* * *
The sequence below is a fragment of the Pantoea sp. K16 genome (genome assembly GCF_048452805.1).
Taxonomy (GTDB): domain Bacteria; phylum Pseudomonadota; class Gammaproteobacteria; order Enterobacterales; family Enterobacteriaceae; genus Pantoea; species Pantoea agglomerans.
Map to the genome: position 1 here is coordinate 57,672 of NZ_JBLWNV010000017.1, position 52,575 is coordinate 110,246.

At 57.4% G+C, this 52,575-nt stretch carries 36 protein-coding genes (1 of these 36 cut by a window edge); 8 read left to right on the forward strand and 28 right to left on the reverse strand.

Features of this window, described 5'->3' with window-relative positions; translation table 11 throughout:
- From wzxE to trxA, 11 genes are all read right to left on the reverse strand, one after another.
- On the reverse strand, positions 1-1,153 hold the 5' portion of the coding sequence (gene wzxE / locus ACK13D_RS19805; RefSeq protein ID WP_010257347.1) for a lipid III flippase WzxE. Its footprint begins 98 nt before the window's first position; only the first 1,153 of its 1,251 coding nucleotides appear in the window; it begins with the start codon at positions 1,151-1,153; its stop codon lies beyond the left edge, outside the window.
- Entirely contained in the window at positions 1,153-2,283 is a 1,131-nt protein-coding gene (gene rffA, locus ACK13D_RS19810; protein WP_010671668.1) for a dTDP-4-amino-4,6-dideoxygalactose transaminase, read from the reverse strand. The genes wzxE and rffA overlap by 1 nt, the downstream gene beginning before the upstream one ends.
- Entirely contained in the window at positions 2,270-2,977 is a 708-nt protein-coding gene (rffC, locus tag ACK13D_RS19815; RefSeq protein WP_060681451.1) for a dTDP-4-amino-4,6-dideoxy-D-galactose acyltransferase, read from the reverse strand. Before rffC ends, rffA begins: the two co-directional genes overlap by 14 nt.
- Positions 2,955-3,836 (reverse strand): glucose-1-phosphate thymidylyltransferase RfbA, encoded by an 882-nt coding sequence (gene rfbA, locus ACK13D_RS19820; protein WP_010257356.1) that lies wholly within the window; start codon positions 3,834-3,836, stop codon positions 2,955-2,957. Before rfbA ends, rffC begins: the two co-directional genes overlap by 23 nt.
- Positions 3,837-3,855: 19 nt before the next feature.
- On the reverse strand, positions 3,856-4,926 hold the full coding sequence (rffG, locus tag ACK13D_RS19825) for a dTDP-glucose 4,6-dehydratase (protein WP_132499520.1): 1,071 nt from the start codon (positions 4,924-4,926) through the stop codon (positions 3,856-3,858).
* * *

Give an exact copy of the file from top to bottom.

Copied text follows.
The sequence below is a fragment of the Pantoea sp. K16 genome (genome assembly GCF_048452805.1).
Taxonomy (GTDB): domain Bacteria; phylum Pseudomonadota; class Gammaproteobacteria; order Enterobacterales; family Enterobacteriaceae; genus Pantoea; species Pantoea agglomerans.
Map to the genome: position 1 here is coordinate 57,672 of NZ_JBLWNV010000017.1, position 52,575 is coordinate 110,246.

At 57.4% G+C, this 52,575-nt stretch carries 36 protein-coding genes (1 of these 36 cut by a window edge); 8 read left to right on the forward strand and 28 right to left on the reverse strand.

Features of this window, described 5'->3' with window-relative positions; translation table 11 throughout:
- From wzxE to trxA, 11 genes are all read right to left on the reverse strand, one after another.
- On the reverse strand, positions 1-1,153 hold the 5' portion of the coding sequence (gene wzxE / locus ACK13D_RS19805; RefSeq protein ID WP_010257347.1) for a lipid III flippase WzxE. Its footprint begins 98 nt before the window's first position; only the first 1,153 of its 1,251 coding nucleotides appear in the window; it begins with the start codon at positions 1,151-1,153; its stop codon lies beyond the left edge, outside the window.
- Entirely contained in the window at positions 1,153-2,283 is a 1,131-nt protein-coding gene (gene rffA, locus ACK13D_RS19810; protein WP_010671668.1) for a dTDP-4-amino-4,6-dideoxygalactose transaminase, read from the reverse strand. The genes wzxE and rffA overlap by 1 nt, the downstream gene beginning before the upstream one ends.
- Entirely contained in the window at positions 2,270-2,977 is a 708-nt protein-coding gene (rffC, locus tag ACK13D_RS19815; RefSeq protein WP_060681451.1) for a dTDP-4-amino-4,6-dideoxy-D-galactose acyltransferase, read from the reverse strand. Before rffC ends, rffA begins: the two co-directional genes overlap by 14 nt.
- Positions 2,955-3,836 (reverse strand): glucose-1-phosphate thymidylyltransferase RfbA, encoded by an 882-nt coding sequence (gene rfbA, locus ACK13D_RS19820; protein WP_010257356.1) that lies wholly within the window; start codon positions 3,834-3,836, stop codon positions 2,955-2,957. Before rfbA ends, rffC begins: the two co-directional genes overlap by 23 nt.
- Positions 3,837-3,855: 19 nt before the next feature.
- On the reverse strand, positions 3,856-4,926 hold the full coding sequence (rffG, locus tag ACK13D_RS19825) for a dTDP-glucose 4,6-dehydratase (protein WP_132499520.1): 1,071 nt from the start codon (positions 4,924-4,926) through the stop codon (positions 3,856-3,858).